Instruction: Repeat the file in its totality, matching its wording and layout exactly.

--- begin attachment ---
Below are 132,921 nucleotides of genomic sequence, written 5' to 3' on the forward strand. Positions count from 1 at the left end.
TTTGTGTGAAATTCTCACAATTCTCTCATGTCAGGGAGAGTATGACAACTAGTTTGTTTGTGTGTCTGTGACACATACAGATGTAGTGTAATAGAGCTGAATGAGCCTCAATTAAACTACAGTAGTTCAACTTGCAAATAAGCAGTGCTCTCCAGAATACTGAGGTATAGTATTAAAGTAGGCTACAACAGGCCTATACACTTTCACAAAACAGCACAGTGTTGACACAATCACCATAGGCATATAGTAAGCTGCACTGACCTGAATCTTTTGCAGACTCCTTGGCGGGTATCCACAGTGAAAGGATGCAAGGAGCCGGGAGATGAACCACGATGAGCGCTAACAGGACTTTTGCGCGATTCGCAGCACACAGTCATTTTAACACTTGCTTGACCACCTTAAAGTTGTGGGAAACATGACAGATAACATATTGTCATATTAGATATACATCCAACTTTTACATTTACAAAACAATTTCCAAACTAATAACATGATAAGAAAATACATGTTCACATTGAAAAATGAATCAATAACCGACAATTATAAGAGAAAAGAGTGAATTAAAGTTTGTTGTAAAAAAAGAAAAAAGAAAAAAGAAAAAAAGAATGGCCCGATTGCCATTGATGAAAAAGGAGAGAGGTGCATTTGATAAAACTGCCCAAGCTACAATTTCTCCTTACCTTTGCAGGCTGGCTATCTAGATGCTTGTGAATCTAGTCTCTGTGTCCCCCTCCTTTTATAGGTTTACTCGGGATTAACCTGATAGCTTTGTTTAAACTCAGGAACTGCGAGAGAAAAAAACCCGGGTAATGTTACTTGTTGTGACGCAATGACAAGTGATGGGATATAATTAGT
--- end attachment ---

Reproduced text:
Below are 132,921 nucleotides of genomic sequence, written 5' to 3' on the forward strand. Positions count from 1 at the left end.
TTTGTGTGAAATTCTCACAATTCTCTCATGTCAGGGAGAGTATGACAACTAGTTTGTTTGTGTGTCTGTGACACATACAGATGTAGTGTAATAGAGCTGAATGAGCCTCAATTAAACTACAGTAGTTCAACTTGCAAATAAGCAGTGCTCTCCAGAATACTGAGGTATAGTATTAAAGTAGGCTACAACAGGCCTATACACTTTCACAAAACAGCACAGTGTTGACACAATCACCATAGGCATATAGTAAGCTGCACTGACCTGAATCTTTTGCAGACTCCTTGGCGGGTATCCACAGTGAAAGGATGCAAGGAGCCGGGAGATGAACCACGATGAGCGCTAACAGGACTTTTGCGCGATTCGCAGCACACAGTCATTTTAACACTTGCTTGACCACCTTAAAGTTGTGGGAAACATGACAGATAACATATTGTCATATTAGATATACATCCAACTTTTACATTTACAAAACAATTTCCAAACTAATAACATGATAAGAAAATACATGTTCACATTGAAAAATGAATCAATAACCGACAATTATAAGAGAAAAGAGTGAATTAAAGTTTGTTGTAAAAAAAGAAAAAAGAAAAAAGAAAAAAAGAATGGCCCGATTGCCATTGATGAAAAAGGAGAGAGGTGCATTTGATAAAACTGCCCAAGCTACAATTTCTCCTTACCTTTGCAGGCTGGCTATCTAGATGCTTGTGAATCTAGTCTCTGTGTCCCCCTCCTTTTATAGGTTTACTCGGGATTAACCTGATAGCTTTGTTTAAACTCAGGAACTGCGAGAGAAAAAAACCCGGGTAATGTTACTTGTTGTGACGCAATGACAAGTGATGGGATATAATTAGT